You can feel just as sexy after menopause as you did in the decades before. You can have great sex, too. If your sex drive slows, think of it as a speed bump, not a stop sign. Here's a roadmap.
Low sex drive may be the No. 1 sex complaint among midlife women. Though not all women feel it, it's normal if you do.
Speak Up and Check Up
Don't be shy about sex talk now. Start with a frank doctor visit.
"The causes of low desire in women can be very complex," says Mary Rosser, MD, PhD, an OB/GYN at Montefiore Medical Center in New York. One or more of these issues could be to blame:
- Age. Out of sync with him? Women are two to three times more likely than men to see desire dip with age. You can feel the effects of menopause 10 years or more before your periods end.
- Hormone effects. Falling estrogen around the time of menopause drags down desire. Hot flashes, night sweats, and vaginal dryness can also crash sleep, mood -- and romance. If chemotherapy or having your ovaries removed thrusts you into menopause, you may have a harder time. It can cause more intense symptoms than the slower process of natural menopause.
- Partner problems. Marriage trouble may have put your sex drive in park -- not hormones.
- Other health troubles. Being depressed can be a leading sex-killer. Others include: anxiety, bladder control trouble, chronic illness, and drugs used to treat illnesses.
- Life stress. "I can’t tell you how many women I see are just too busy with work and home life to be sexy human beings," Rosser says.
Reset Your Desire-Zappers
It would be nice if you could pop a Viagra, like men, to pump up your sex drive. But male desire centers on blood flow. In women, it's more complex. What can help:
- Lubricate. Thinning vaginal tissue causes painful sex and can lead to urinary tract infections. Both can make you avoid sex. Products like KY Jelly and Astroglide add moisture. Shy about buying? Order them online.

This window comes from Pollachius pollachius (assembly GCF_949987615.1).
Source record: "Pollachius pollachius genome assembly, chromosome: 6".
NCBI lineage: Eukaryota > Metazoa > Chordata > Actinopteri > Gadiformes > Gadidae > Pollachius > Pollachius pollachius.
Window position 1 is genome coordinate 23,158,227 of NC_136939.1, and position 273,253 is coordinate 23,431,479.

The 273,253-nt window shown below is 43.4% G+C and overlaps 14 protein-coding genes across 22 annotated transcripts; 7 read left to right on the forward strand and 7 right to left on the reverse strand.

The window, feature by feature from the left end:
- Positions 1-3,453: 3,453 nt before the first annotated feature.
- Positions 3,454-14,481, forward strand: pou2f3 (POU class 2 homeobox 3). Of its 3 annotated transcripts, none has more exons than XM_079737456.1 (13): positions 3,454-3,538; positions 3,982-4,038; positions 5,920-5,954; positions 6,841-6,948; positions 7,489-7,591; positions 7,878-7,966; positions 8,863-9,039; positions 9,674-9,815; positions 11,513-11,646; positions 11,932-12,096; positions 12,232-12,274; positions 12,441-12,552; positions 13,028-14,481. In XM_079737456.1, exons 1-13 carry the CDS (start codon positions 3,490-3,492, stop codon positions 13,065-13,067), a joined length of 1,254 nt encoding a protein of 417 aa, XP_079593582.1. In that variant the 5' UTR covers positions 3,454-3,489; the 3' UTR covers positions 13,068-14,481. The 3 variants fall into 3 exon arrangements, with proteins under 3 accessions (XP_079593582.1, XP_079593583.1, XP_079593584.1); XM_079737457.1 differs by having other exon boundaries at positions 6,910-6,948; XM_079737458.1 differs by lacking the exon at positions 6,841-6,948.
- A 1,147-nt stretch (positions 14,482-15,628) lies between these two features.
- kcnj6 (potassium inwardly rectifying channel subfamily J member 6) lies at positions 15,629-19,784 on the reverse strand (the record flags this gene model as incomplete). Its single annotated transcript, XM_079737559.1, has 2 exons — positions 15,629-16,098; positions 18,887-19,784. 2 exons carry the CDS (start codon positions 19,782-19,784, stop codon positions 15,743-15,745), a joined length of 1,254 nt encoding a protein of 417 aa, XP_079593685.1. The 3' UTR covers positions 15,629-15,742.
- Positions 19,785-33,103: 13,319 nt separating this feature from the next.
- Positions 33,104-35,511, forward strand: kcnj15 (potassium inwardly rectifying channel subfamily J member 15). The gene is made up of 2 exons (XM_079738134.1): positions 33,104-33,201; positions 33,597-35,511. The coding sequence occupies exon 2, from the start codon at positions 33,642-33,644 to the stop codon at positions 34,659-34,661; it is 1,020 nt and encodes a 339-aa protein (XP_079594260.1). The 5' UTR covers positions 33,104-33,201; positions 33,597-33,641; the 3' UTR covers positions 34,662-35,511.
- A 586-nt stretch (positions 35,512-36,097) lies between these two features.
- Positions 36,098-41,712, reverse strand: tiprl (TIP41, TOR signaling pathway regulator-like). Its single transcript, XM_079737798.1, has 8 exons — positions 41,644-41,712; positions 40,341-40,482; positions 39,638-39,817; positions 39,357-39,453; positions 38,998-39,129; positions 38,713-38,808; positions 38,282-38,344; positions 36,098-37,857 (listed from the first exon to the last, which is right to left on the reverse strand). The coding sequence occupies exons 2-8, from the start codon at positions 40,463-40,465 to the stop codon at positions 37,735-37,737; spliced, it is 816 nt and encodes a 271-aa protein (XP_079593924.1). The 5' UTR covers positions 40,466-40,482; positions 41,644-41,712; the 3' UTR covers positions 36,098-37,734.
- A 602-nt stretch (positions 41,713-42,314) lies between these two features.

- Try hormones. Your doctor can prescribe estrogen (in a cream, ring, or tablet) to apply in your vagina. This thickens the tissue and helps make sex feel better. If you also have symptoms like hot flashes, an estrogen patch or pills can ease them and may boost desire.
- Try changing medicines. Some drugs for blood pressure and depression can nuke sex drive. Ask your doctor about taking a break from a problem drug or switching to one with less sexual side effects.
You may need a mental makeover. Tweaking your approach to sex can make a big difference:
- Put your pleasure first. If you focus on yourself during sex, you can set the right tempo for you. One study found that older women who were least likely to take the lead about when and how to have sex had the most unhappy partners.
- Make time for each other. Your instinct may be to avoid romance when you don't feel in the mood. Yet date nights and mini-trips can say "this is key to me" and help reset desire.
- Bring back foreplay. Your clitoris takes longer to respond with age. Give ample time to cuddle, kiss, or stroke. Just start fooling around, without climax as the goal.
- Stoke sex organ No. 1, your brain. New things turn us on. Try changing places, positions, toys, and roles. Having more sex makes you want more sex.